In contrast to my previous ‘Life and Labour‘ post, this entry looks at Harry’s professional life, outside of his role in the Young Communist League and, importantly, how his political affiliations affected his employment.
Following his return to London, from Moscow, in 1929, Harry found himself ‘[tramping] the City touting for translation work in order to raise a few coppers’ when it was suggested to him to ‘apply to the London Telephone Service for a post as Foreign Language Operator.’
The post took its toll on Harry. In fact, he declares that ‘I hated it. I loathed it.’ His shift pattern consisted of ‘three evenings or 7 or 8 pm to 11 or midnight, and two nights, so called “all the ways” of twelve hours.’ Despite his hatred of the hours, he continued the work, while training at ‘the Northampton Polytechnic […] to learn “engineering”, mainly lathe work, fitting and turning and blacksmith’s work.’ If this wasn’t enough of a demand on his time, he was ‘still active in the Communist Party’ which eventually the cause of some trouble for Harry professionally.
After ‘haranguing a sizeable crowd in Victoria Park, Hackney,’ one Sunday afternoon, the very next morning he was ordered to ‘report to the Superintendent of the London Telephone Service […] at once.’ The purpose of the meeting, as Harry recalls, was to ‘demand and “explanation” of [his] Communist Party activities’ and to intimate that ‘”these were inconsistent with [his] position as a Civil Servant.”‘ In keeping with his mischievous character, Harry notes that he told the Superintendent ‘”I did not know what he was talking about” […] especially when he showed me photos of my self on the public platform’ which, unsurprisingly ‘dumbfounded him’.
Despite his efforts, Harry eventually was convinced to ‘abstain from further political activities’ and forced into the position of ‘Relief man’, which came with a drop in hours and wages. The ‘utterly ludicrous’ affair left Harry with little choice but to resign his position.
Following the debacle at the telephone exchange, Harry worked, for a short time as ‘a Foreign Correspondence Clerk at B. Elliot and Co., of Kings Cross’ before adopting the post of editor ‘of the English version of the “Monthly Communist International” publication. Now this appointment is where Harry truly thrived!
During my research, I came across some of the articles that Harry wrote and published during his time at the ‘Communist International’ – and there are a lot! Some of them penned under the pseudonym ‘Horatio’, Harry’s Socialist ideologies were given the perfect outlet – he could speak to an ever-increasing audience without even opening his mouth. Far from all being propaganda, like his speeches, some of his articles pose some quite critical arguments. His 1922 article ‘No More War?‘ challenges the notion that peace followed the end of the First World War. He argues that ‘It was the IMPERIALIST war. […] a war for the bourgeoisie and their BIG BUSINESS’ and that ‘even the four years which have passed since the “World War” have seen nothing else but war’ (between the bourgeoisie and the proletariat).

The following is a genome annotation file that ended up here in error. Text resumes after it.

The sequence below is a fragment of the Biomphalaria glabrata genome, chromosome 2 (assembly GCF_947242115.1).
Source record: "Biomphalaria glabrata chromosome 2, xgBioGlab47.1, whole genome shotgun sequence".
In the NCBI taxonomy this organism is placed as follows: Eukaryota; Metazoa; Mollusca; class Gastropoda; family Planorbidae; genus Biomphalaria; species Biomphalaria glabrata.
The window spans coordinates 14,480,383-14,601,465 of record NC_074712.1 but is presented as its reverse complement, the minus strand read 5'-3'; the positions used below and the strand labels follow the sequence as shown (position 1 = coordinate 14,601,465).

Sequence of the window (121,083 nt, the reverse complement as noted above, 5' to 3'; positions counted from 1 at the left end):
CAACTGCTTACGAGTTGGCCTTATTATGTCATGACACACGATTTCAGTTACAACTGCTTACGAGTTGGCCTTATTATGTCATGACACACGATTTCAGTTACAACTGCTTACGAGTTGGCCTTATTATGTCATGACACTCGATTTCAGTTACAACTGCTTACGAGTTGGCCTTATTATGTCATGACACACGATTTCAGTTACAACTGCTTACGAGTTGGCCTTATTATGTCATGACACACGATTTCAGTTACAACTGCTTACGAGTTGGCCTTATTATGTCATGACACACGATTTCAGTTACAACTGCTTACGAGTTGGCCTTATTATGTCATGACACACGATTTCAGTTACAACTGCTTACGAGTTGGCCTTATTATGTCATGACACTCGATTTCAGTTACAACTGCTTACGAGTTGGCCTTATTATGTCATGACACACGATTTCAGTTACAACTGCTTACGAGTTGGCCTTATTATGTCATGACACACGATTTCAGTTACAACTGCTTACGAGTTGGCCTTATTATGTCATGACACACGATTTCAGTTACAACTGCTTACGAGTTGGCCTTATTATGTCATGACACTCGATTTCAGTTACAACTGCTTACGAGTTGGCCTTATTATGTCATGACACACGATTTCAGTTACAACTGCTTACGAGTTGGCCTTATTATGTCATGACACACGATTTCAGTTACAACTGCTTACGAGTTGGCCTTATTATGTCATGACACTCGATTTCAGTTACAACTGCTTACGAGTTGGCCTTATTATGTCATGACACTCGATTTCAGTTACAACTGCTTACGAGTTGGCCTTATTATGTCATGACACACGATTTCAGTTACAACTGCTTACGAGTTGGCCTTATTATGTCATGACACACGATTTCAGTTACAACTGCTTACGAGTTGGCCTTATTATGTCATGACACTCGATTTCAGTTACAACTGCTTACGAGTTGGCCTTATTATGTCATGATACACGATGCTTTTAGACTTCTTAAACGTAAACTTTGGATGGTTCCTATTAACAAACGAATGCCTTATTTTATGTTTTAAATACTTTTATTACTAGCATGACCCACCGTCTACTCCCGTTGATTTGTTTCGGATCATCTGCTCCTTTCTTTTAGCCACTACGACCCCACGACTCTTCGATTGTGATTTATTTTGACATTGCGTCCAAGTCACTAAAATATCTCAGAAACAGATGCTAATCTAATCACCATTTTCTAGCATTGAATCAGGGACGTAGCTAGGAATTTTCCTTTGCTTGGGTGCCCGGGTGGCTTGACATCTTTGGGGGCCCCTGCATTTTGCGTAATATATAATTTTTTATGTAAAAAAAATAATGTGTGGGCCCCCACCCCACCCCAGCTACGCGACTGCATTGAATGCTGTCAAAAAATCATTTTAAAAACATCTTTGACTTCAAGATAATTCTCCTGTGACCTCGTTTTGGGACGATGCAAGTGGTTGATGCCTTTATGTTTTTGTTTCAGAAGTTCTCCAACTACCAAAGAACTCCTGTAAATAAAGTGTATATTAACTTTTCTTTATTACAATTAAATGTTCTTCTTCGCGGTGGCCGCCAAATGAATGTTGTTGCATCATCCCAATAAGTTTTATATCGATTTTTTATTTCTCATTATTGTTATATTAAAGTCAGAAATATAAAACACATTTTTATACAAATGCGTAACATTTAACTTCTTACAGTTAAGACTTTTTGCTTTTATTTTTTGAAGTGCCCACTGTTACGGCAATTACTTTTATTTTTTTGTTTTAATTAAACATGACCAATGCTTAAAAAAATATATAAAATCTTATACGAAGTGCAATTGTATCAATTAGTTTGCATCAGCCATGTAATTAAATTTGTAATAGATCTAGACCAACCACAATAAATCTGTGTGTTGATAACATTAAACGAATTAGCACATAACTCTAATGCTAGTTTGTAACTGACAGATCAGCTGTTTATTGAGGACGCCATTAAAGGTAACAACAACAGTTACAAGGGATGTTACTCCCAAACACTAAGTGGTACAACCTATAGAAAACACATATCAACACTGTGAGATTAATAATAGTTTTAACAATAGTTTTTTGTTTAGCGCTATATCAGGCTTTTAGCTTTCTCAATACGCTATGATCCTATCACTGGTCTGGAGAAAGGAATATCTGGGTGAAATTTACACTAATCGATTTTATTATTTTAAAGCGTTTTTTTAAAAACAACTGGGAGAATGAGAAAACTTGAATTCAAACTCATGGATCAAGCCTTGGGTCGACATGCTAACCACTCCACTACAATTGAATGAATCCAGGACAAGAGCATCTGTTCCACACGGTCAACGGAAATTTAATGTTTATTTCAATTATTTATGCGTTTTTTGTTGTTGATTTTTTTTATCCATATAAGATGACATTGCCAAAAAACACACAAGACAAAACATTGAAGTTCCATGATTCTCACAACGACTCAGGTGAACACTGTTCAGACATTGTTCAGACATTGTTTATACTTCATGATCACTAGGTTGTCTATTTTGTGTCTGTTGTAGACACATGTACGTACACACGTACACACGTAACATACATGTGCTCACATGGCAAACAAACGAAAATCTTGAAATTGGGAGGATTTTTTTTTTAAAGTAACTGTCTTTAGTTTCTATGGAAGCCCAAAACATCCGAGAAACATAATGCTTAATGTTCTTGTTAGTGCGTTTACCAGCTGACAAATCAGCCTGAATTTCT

After his focus switched from the aftermath of WW1, he produced a piece in 1954 that asked the question, ‘Are the Workers Better Off?‘ in response to a suggestion in parliament that Capitalism ‘improves the condition of the working-class.’ Harry argues that the so-called improvements were based on the Capitalist strategies of:
- Stretching the number of hours worked;
- Speeding up in the same hours as before; or
- Cheapening the stuff the workers live on.
He concludes that ‘no matter which way it is done, the worker is worse off
Stuart Macintyre echoes Harry’s sentiments of the implementation of Capitalist control. He suggests that ‘[for] the Communist it was perfectly natural that the class which owns the means of production […] should strive to control every aspect of life and thought of society, encouraging here, suppressing there, thus by direct and indirect means securing its privileged position.’ (‘British Labour, Marxism and Working Class Apathy.’ 1977, 480)
Harry’s writing strives to expose the controlling nature of Capitalism, through a logical dismantling of the facts that supposedly justify it. If the masses can understand how they are being controlled by Capitalism, then surely they can resist it!
The marxists.org archive holds no less than 48 of Harry’s publications, the last one written in November 1989, seven years before his death, which offered a passionate criticism of Capitalist control over natural resources, entitled ‘Why Water is a Commodity.’
If this collection says anything about Harry’s professional life, it shows that the seed of Socialism that was planted in him during his childhood, evolved into a lifelong commitment to its cause. As with so much of the subjects I cover in these posts, there are endless other instances and observations that would, no doubt, be of interest to you, dear reader, but these must be saved for another time.
Burnett, John, David Mayall and David Vincent eds The Autobiography of the Working Class: An Annotated, Critical Bibliography vol. 2. Brighton: Harvester, 1987. YOUNG, Harry 2-858
Macintyre, Stuart. ‘British Labour, Marxism and Working Class Apathy in the Nineteen Twenties.’ The Historical Journal 20.2 (June 1977): 479-496.